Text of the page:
DAYS after he was given a summons by police to attend court this month, Nomads member James Quinnell opened up his phone and recorded a video.
“All you f---ing Fink dogs, you f---ing maggot scumbag pieces of f---ing shit, bring it on ya f---ing dogs, youse are nothing but f---ing Fink dogs ay,” a fired-up Quinnell said, in a performance posted to Instagram.
It was the latest salvo in 12 months of "open warfare" between the Newcastle chapters of the Finks and the Nomads, who police allege are locked in an escalating turf war that has led to physical fights, shootings and arson attacks.
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On Thursday, the video was played in the Supreme Court in Sydney, as police sought to urgently impose strict conditions on Quinnell, the sergeant-at-arms of the Newcastle chapter, fellow Nomad Blake Kevin Martin, and senior Nomads Bradley Bowtell, Dylan Patrick Britliffe, and Kane Benjamin Tamplin.
In documents tendered to the court, police from Strike Force Raptor, part of the police gangs squad, said the conflict between the Nomads and the Finks had been "ongoing and escalating" since October 2016, when a close associate of Martin and Tamplin defected to the Finks. However, the conflict has ramped up in the last three months, with police now describing it as an “emergency” in which “the next shooting is imminent”.
Police tendered to the court a long list of incidents between the Finks and the Nomads, ranging from the trivial – a Fink and a Nomad both going to the same barbershop and having a fight outside – to firebombings on buildings with people inside and homes being sprayed with bullets by high-powered weapons.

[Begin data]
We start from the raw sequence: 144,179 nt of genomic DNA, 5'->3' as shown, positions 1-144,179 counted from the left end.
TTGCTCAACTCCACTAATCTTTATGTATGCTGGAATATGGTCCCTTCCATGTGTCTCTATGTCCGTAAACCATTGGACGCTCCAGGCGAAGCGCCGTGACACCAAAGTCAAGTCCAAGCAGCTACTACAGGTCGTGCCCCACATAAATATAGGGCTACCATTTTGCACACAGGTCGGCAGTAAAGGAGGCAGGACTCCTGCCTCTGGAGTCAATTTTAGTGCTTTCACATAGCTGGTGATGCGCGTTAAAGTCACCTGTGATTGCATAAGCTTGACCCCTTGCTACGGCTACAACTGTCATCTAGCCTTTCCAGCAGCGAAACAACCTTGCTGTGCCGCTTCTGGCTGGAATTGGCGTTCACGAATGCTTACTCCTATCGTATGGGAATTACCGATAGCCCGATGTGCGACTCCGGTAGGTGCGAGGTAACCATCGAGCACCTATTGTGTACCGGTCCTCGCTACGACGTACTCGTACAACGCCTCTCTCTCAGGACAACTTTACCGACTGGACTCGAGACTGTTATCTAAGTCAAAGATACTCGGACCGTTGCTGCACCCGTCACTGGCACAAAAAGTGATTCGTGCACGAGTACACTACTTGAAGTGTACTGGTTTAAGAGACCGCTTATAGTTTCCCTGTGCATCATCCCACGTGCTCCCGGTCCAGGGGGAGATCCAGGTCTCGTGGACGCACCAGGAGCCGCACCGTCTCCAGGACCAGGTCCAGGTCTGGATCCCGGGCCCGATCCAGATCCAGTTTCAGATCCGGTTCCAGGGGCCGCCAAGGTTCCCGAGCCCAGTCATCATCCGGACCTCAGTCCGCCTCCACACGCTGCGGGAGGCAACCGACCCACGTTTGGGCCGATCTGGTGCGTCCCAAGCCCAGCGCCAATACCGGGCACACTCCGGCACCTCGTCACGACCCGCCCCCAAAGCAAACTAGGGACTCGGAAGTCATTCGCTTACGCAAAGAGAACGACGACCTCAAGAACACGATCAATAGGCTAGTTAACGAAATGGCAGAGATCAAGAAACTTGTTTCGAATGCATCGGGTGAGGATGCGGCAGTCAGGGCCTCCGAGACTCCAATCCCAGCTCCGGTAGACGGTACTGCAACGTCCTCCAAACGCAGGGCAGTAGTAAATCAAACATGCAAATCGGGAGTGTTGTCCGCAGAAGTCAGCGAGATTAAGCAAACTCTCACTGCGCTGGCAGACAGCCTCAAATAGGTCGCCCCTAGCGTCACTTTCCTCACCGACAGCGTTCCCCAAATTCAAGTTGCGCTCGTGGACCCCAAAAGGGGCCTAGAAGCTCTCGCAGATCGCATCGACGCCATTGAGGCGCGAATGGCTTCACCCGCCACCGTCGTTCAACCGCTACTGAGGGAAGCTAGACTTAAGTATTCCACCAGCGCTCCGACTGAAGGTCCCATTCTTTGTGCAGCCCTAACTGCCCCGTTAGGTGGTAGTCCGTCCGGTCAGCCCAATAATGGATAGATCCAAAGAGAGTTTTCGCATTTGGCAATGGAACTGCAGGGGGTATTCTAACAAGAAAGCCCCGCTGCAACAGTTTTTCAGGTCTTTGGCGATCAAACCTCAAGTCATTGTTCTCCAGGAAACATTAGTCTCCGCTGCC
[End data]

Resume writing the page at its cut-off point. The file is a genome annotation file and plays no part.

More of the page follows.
In the most recent incident on March 3, the Thornton home of a Finks member was shot at multiple times, with one bullet hitting a man in the leg as he jumped up from a couch inside. Such incidents have now escalated to the point where there are three attacks per week. In response, police have sought to impose a "serious crime prevention order" on the five men, the first application of its kind brought to court in NSW.
If the application is successful, the men would be banned from contacting any member of any motorcycle gang; attending any licensed hotel, pub, club or bar; travelling in any vehicle from 9pm to 6am; going to any location where any motorcycle gang member would be; and using encrypted communications like Wickr, Snapchat or WhatsApp.
They will also be restricted from owning more than one mobile phone, must produce their phone and passwords to police upon request, and will not be allowed to wear or display any Nomads insignia or patches.
Mark Tedeschi QC, representing the police, said officers were seeking "identical" orders against five members of the Finks. He unsuccessfully requested to get the Nomads orders in place immediately to "provide a degree of protection to the public over the Easter long weekend".
“We are speaking here about tribal warfare in the midst of our civilised society," Mr Tedeschi said. “It’s intolerable that this open warfare should be allowed to flourish.”
Barrister Robert Cavanagh, representing the men, said the "punishing" and "shackling" conditions were "inhuman" and would cause some of the men who did shiftwork to put their jobs in jeopardy.
"There is, in my respectful submission, no urgency whatsoever to protect the public from these defendants," Dr Cavanagh said. "They come before you showing respect. That’s not an outlaw gang mentality."
All five men denied there was a war with the Finks, however Justice David Davies labelled parts of their evidence – including that they didn't know the rules of their own club – "frankly unbelievable".
Mr Bowtell, the president of the Newcastle City chapter of the Nomads, said he met frequently with police, including most recently on March 20 where he said he would "try and assist" with stopping the violence. Under cross-examination, he said he did not think it was in his power to stop the conflict.
"In my opinion it was more of the Finks attacking us," Bowtell said.
Martin, a junior member of the club, admitted he had attacked a member of the Finks with Quinnell at the Anytime Fitness gym in Kotara last year. He plead guilty to affray.
He denied there was "open warfare", saying it is just a "disagreement".
Justice Davies said he needed to consider the application and reserved his decision.
The Sydney Morning Herald